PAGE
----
• tls: This flag indicates whether or not we used a TLS connection to deliver your message.

  • certificate-verified: This flag indicates whether or not we verified the certificate when delivering your message.

  • mx-host: This indicates the MX server we connected to deliver your message.

What are some examples of sending emails with custom connection settings in Mailgun?

Let’s put the flags above into practice. In this section, we’ll go through examples of sending emails with custom connection settings in Mailgun, including:

  • Sending a single message with custom connections.

  • Configuring an entire sending domain to deliver messages with custom connections.

  • Checking your configuration.

How do I send a single email with custom connection settings?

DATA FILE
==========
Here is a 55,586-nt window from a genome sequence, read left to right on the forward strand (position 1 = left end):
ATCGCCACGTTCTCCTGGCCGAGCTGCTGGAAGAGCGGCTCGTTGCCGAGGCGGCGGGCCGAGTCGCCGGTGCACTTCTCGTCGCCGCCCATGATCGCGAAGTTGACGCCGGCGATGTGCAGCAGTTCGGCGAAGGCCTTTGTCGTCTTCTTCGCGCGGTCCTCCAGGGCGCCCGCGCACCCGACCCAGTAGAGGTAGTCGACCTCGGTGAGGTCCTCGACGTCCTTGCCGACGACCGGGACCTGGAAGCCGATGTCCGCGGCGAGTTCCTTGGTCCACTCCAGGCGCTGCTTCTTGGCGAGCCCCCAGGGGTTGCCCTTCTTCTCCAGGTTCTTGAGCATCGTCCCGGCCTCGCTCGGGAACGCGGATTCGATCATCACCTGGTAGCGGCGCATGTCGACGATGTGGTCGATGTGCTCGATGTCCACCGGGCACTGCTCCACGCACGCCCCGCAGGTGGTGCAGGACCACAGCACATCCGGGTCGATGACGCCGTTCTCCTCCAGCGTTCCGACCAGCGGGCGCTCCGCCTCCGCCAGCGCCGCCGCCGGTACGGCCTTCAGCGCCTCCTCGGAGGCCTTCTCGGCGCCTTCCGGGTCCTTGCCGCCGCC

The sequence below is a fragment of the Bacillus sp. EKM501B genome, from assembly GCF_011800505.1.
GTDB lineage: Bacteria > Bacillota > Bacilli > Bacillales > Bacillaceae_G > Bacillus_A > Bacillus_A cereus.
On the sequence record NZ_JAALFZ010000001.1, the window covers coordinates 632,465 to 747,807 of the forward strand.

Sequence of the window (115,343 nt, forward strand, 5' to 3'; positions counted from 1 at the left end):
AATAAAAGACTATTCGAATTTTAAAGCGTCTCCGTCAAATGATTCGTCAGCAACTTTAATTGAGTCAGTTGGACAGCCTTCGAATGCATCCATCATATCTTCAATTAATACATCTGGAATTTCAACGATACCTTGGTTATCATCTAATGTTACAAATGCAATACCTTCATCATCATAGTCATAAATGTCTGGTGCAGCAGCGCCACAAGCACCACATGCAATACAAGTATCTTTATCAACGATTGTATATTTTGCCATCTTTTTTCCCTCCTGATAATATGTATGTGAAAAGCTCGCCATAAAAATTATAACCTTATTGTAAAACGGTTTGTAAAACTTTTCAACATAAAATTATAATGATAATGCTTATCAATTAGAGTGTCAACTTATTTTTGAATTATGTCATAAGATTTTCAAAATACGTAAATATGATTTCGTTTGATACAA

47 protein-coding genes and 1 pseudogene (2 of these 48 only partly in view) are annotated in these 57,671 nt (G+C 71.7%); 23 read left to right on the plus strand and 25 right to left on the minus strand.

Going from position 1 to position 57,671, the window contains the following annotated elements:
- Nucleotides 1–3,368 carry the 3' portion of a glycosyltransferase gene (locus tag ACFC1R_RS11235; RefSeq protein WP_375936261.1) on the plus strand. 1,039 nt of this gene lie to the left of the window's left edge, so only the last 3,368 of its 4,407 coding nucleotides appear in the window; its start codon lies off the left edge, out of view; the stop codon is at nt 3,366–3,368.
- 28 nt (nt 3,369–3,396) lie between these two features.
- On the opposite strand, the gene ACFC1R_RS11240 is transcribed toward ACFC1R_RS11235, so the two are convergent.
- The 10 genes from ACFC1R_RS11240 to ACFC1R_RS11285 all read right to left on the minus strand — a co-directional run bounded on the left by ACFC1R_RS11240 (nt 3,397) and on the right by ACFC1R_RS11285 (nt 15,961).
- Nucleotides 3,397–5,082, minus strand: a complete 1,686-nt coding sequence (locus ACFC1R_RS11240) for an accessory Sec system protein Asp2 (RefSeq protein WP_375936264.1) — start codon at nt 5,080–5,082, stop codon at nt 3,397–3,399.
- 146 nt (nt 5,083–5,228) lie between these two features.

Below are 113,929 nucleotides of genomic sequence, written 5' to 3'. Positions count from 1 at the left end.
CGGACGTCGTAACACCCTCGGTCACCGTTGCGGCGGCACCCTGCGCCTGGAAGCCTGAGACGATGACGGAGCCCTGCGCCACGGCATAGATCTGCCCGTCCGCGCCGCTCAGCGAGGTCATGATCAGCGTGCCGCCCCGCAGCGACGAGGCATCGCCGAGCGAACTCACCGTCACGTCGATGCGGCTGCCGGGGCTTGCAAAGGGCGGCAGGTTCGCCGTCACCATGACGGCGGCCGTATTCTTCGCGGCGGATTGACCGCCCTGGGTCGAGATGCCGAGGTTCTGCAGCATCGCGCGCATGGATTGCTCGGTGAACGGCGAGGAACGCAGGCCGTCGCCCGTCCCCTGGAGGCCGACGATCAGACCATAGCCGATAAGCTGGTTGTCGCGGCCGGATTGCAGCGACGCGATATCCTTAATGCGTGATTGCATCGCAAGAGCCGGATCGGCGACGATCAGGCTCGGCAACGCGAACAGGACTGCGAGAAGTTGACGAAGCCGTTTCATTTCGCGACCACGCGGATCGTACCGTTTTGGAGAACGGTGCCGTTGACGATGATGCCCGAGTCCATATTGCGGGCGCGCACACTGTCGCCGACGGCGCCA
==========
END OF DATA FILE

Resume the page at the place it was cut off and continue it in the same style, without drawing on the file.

If you have a single message you’d like to deliver with custom connection settings, you can use the code below:

How do I configure a sending domain to deliver emails with custom connection settings?

If you’d like to configure an entire sending domain to deliver messages in a particular manner, check out the code below:

Alternatively, you can also change your domain settings for any specific domain via the Mailgun control panel. To do so, navigate over to your sending tab and scroll down to `domain settings`, from there you can change your TLS settings under the `security` section.

How can I check my custom connection configuration?

Worried you made a mistake? You can check that your configuration was correct with the code below:

Wrapping up

And that’s it! We’ve learned how the TLS protocol works and some ways you can customize your connection settings with Mailgun.

If you’re interested in learning more, check out our documentation here, or sign up for a free trial.